This THE ALIENIST review contains spoilers.
The Alienist Season 2 Episode 2
“Get in good trouble. Necessary trouble,” is a famous quote from the late civil rights leader and United States politician John Lewis. Since his passing this week, the quote has been on my mind, for a variety of reasons, and I thought about it again watching “Something Wicked.” Sara, John, and Laszlo are experts at creating necessary trouble, but it certainly attracts attention and enemies. We know that former police chief Thomas Burns isn’t fond of our central trio, but now they’re attracting the ire of the infamous gang the Hudson Dusters, Dr. Markoe, and even William Randolph Hearst.
Having so many opposing forces standing in the way of justice for Martha Napp and the location of Ana Linares has The Alienist: Angel of Darkness already feeling more dangerous and complicated than last season’s more straight forward whodunit. There are political ramifications beyond the first season’s class disparity that’s keeping a child killer hidden. The police and the newspapers want to use the disappearance of the Linares child to escalate tension with the Spanish and that agenda is allowing gangs like the Dusters to get away with their criminal activity with impunity. All of these groups can cause headaches or worse for our protagonists, and you can feel an added layer of tension in the episode.
Still, the series is going to have to balance the intricacy of plot and the separate parties with the right level of camp and character work. The Alienist’s campy streak is a large part of what made last season successful, along with quiet moments spent investigating the characters relationships with one another. There’s a lot happening in “Something Wicked” but no scene is better than Sara dressing Laszlo down for ordering food on her behalf. It breaks the before mentioned tension and really gets to the heart of what makes these characters so fun to watch together.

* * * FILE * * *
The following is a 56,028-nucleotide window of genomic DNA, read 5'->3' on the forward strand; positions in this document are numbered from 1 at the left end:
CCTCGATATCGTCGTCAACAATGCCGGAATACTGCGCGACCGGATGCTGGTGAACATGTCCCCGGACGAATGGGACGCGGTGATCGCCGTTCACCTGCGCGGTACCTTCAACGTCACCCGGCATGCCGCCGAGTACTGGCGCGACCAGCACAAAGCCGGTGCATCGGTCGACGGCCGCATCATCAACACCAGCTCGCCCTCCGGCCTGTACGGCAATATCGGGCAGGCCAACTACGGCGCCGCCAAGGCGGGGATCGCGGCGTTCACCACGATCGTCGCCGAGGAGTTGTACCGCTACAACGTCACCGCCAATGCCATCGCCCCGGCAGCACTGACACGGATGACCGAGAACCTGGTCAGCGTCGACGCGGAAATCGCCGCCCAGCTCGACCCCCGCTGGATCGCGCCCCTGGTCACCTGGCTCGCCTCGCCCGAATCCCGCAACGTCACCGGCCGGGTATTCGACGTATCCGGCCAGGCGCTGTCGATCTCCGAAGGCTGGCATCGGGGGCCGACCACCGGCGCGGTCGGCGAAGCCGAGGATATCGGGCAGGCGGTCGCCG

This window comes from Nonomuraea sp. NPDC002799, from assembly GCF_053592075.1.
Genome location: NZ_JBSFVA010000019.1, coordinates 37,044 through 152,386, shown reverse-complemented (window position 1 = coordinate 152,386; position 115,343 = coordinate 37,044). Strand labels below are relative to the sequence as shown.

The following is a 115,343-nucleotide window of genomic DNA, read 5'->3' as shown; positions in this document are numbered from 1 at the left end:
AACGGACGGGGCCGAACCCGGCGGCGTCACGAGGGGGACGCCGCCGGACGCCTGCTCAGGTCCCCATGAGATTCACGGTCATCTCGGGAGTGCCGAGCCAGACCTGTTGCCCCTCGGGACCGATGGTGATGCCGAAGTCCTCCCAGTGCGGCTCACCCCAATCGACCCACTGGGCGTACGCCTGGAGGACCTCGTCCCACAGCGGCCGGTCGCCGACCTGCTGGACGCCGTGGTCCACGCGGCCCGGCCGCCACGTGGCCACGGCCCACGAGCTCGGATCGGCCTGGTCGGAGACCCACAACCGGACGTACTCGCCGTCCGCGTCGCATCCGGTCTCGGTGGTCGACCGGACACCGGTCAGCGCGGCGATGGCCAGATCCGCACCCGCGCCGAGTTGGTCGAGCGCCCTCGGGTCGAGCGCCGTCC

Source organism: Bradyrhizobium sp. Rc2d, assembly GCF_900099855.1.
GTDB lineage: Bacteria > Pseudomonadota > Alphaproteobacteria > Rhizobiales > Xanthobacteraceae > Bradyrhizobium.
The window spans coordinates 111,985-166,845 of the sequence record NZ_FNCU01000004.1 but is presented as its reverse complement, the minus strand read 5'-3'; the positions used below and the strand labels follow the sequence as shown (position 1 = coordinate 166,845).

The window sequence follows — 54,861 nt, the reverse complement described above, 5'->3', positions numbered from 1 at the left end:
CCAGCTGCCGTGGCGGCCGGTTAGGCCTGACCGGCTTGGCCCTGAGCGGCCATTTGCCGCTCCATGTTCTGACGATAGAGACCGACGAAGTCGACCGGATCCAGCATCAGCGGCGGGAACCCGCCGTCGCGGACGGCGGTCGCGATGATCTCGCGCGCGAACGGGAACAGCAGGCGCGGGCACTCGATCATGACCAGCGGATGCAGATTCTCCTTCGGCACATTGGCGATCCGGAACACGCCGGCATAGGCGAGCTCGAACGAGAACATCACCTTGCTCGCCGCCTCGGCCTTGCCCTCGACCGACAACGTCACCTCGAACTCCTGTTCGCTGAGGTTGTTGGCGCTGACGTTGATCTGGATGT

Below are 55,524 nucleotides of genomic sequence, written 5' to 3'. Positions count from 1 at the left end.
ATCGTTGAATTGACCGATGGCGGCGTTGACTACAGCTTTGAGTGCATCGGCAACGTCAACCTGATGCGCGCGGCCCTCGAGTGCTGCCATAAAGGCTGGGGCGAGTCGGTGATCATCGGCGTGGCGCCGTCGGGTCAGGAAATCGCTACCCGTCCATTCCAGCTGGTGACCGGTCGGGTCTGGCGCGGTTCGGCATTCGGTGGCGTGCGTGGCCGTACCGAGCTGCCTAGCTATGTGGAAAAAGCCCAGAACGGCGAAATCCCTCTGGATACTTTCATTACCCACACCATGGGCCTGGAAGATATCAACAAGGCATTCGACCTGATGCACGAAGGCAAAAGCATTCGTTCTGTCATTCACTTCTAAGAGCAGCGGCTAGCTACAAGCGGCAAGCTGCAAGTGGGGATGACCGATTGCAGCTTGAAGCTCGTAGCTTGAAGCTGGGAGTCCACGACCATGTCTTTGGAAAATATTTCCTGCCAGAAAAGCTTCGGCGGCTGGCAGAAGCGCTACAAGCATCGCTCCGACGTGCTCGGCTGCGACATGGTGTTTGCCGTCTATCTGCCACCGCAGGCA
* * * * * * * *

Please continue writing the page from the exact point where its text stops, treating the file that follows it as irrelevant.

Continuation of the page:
That said, even though the scene is amusing, it’s discouraging that with so many enemies outside of their camp, Sara has to extend her energy dealing with Kreizler. Despite her repeat warnings and wishes, Kreizler insists on speaking with the mother of the missing child and ends up doing more harm than good. Sara is livid that Kreizler disobeyed her ask, and he doesn’t seem too realize how disrespectful he has been. Part of the issue with Martha Napp’s case was that she wasn’t believed or listened to when she denied harming her child. Kreizler was outraged by that case, but can’t seem to understand that by ignoring Sara’s requests, he’s behaving like men he fought against, men like Dr. Markoe.
Markoe, we learn, is operating a hospital where wealthy men bring their pregnant mistresses to avoid a scandal. Behaving coldly and shaming the women in the process, Markoe keeps these women isolated, disposes of their children, then claims the women are insane when they ask about their children or try to rejoin society. This is clearly what happened with Martha Napp, but it’s uncertain how the Linares child fits into this equation, at least at the moment.
What we do know is that whoever purchased the doll from Siegel Cooper listed their address on Hudson Street, at a property owned by Hudson Duster leader Goo Goo Knox. John attempts to get some face time with Knox, but gets too close for comfort when Knox holds him at knife point. We know that whoever Knox is covering for must have some sort of medical expertise, based on the findings from the Napp child, but it’s hard to believe that Knox and Markoe are playing on the same team. The Dusters are a thrilling period inclusion that should help inject some danger and excitement in the case, as navigating run-ins with them should be even more tricky than handling the threat of the police.
For some reason, TNT is airing two episodes of The Alienist: Angel of Darkness weekly, meaning that the series will wrap up in just four weeks. Personally, two hours of the show a week feels like it could be a bit much, especially when these initial outings felt so dense. There’s a chance that the pace slows and the expository details wane, that we get more moments like Sara and John bantering about their chosen evening wear or Kreizler lamenting that he just ordered food for the table, but that remains to be seen. As it stands, John, Sara and Laszlo are creating necessary trouble all over New York, hopefully the series slows enough to revel in it a bit.
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